By Olivia Pierson
[First published on Incite 27/3/19]
Freedom of Speech laws were first created for the sole purpose of protecting controversial speech. It became a civilisational hallmark of a free society and still is.
If all speech were harmonious, warm and fuzzy, there would be no need to protect it via the law. The use of controversial speech – speech that those who rule over us are now seeking to re-classify as illegal “hate speech” – is a fundamental right of people living within a country which values liberty.
Right now, prominent New Zealand bureaucrats are calling loudly for controversial speech to be reclassified as hate speech. Prime Minister Ardern, MP Golriz Ghahraman, Susan Devoy, Head Censor David Shanks, Race and Ethnic Relations expert, Paul Spoonley and many others are making this their urgent mission.
Paul Spoonley says:
“We have been complacent and a little naive to think we were exempt from this. We need now to have a debate about what constitutes hate speech in New Zealand and we need to act upon that definition.”
Jacinda Ardern and David Shanks have already enacted a ban on the Christchurch terrorist’s manifesto, which came into force on Saturday. Banning this manifesto will only mystify it and therefore increase its value. As the Free Speech Coalition of New Zealand stated in its recent press release, “For the same reason we don’t ban Mein Kampf, the manifesto should not be driven underground.”
But this is not primarily about the damned manifesto. It’s going to become about New Zealanders not being allowed to voice their views on Islamic immigration from the Third World into our country. Last week it was our gun legislation that was swiftly altered, this week it’s our online free speech rights; being informed that it is now illegal to view, download, quote from, or print the manifesto – and very soon there will be legislation against us being able to criticise our country’s immigration policies, including no criticism of migrants, their religious practices, culture or religion. That will be deemed racist hate speech, as it is by some already.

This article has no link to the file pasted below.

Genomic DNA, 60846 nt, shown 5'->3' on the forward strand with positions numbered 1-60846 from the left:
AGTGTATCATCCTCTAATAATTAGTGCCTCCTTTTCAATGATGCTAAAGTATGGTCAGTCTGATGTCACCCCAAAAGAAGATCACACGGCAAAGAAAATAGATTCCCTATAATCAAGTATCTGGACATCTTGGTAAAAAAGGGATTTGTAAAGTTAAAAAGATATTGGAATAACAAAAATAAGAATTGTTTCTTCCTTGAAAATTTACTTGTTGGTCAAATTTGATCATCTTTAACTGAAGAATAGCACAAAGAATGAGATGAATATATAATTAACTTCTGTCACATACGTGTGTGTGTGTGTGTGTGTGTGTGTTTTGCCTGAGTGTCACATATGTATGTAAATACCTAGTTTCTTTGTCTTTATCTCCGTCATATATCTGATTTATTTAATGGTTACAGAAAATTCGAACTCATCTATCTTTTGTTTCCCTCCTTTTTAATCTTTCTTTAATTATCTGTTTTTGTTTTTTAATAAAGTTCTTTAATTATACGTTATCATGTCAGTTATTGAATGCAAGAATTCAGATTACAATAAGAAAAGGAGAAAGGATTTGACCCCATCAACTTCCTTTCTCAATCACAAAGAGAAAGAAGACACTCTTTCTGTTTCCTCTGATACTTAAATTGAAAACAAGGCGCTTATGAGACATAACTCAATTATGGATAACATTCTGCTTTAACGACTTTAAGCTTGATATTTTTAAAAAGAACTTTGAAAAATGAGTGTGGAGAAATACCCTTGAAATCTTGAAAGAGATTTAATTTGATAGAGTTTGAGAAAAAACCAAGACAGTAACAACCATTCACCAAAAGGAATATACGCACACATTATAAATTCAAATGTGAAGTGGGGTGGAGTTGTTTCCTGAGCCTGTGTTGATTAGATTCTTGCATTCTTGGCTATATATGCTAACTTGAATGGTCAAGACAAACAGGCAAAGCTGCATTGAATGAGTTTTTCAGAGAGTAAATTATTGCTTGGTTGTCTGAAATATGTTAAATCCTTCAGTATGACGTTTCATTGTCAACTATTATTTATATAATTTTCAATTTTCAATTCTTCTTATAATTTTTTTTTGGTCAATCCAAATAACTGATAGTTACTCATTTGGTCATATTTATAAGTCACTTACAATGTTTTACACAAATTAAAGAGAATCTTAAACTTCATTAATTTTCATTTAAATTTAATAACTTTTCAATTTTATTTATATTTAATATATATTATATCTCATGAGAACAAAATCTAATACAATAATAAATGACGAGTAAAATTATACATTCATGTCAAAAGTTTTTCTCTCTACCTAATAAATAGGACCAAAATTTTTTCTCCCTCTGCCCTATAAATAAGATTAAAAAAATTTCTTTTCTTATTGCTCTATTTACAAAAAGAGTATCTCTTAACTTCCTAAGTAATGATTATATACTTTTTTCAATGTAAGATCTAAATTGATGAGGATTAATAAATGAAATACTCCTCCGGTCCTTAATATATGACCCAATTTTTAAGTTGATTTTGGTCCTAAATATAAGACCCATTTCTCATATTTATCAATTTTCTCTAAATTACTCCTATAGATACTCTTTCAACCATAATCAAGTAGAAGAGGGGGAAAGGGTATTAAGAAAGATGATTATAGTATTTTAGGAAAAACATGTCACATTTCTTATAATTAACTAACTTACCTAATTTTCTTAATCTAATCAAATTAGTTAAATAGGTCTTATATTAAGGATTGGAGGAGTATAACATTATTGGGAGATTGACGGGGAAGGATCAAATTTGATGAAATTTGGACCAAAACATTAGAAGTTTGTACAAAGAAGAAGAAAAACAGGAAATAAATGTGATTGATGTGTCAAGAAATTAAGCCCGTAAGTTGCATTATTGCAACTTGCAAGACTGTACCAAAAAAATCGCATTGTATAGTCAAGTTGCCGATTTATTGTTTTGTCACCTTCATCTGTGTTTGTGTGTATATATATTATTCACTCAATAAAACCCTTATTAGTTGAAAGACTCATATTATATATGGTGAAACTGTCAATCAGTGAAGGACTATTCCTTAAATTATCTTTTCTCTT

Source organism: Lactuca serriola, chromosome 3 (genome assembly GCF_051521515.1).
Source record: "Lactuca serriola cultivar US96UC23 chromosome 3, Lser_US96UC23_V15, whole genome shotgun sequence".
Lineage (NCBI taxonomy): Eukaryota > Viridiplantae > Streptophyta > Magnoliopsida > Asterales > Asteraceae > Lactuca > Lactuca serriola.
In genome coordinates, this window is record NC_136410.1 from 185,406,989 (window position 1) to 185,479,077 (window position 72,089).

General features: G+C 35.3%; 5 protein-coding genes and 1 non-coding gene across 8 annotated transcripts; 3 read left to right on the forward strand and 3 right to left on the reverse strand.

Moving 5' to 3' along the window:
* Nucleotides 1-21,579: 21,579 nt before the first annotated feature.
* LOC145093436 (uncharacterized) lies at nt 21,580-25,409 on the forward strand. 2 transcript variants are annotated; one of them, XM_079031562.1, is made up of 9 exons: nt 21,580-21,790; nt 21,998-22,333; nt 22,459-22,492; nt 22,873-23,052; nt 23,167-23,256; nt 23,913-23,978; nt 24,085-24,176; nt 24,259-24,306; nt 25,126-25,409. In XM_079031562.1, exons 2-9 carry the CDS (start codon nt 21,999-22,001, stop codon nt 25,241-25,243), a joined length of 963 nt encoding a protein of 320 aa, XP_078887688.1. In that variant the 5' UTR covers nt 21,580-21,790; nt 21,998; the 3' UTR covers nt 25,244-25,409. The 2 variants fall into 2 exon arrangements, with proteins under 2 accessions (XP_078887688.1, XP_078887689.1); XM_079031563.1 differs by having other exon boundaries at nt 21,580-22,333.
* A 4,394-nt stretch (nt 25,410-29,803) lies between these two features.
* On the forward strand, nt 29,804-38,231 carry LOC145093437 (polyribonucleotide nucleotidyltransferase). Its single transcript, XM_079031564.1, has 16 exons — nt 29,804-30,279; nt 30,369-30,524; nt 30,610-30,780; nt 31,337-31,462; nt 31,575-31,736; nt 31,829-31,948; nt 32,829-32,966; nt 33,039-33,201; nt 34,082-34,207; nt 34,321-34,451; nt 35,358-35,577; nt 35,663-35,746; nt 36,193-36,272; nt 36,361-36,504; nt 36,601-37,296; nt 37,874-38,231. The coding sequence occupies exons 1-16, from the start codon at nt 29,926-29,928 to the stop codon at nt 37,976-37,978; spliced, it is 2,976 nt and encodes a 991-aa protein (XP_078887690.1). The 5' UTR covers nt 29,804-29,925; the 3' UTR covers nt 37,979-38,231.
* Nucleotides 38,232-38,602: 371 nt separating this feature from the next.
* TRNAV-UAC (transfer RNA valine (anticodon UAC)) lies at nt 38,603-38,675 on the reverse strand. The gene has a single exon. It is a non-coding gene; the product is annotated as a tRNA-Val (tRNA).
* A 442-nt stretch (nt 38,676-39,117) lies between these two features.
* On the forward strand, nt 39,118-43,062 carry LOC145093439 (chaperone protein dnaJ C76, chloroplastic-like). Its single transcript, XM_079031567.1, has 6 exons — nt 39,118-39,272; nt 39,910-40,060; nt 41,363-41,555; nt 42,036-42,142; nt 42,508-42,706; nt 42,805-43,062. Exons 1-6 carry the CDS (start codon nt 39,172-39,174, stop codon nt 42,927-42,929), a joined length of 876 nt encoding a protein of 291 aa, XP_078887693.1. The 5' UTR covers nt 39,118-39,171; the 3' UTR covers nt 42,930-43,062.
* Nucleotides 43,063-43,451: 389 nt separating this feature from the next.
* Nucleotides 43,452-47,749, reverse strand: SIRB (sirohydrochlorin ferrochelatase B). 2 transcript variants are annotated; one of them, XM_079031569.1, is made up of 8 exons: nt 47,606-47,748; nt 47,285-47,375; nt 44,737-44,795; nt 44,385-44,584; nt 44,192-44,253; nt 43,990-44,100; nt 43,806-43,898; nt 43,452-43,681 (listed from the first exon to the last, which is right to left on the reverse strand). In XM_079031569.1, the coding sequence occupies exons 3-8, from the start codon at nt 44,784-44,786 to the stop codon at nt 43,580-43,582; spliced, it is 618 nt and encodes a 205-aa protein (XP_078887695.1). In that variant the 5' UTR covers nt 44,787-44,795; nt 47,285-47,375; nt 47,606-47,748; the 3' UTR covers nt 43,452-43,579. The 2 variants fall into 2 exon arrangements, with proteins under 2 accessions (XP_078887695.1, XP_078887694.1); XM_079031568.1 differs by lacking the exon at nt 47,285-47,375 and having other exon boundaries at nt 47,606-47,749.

Green MP Golriz Ghahraman said in Parliament last week:
"It [the shootings] began with hate speech, allowed to spread here online. History has taught us that hate speech is a slippery slope to atrocity. We now know that New Zealand needs to address this…There sit among us those who have for years fanned the flames of division in here and out there. Blamed migrants for our housing crisis. There sit among us here who deliberately spread hysteria about the UN Migration Compact… We must change the way we do politics here. Our most vulnerable communities are hurt. We are scared. White Supremacists want us dead."
No, Ms. Ghahraman, only one “eco-fascist” from Australia did. Keep it real. Just as you like to argue that most Muslims are not terrorists, neither are most misguided eco-fascists.
Susan Devoy, who, in her previous role as Race Relations Commissar has been trying to shut down free speech in New Zealand for years, writes in the most smug tone imaginable:
"If you were one of those commentators: do not write an op-ed today crying about how shocking yesterday’s murders were. Because you helped make it happen. You helped normalise hatred in our country. You helped those murderers feel that they were representing the thoughts of ordinary New Zealanders." e
Helped make it happen? Helped normalise hatred?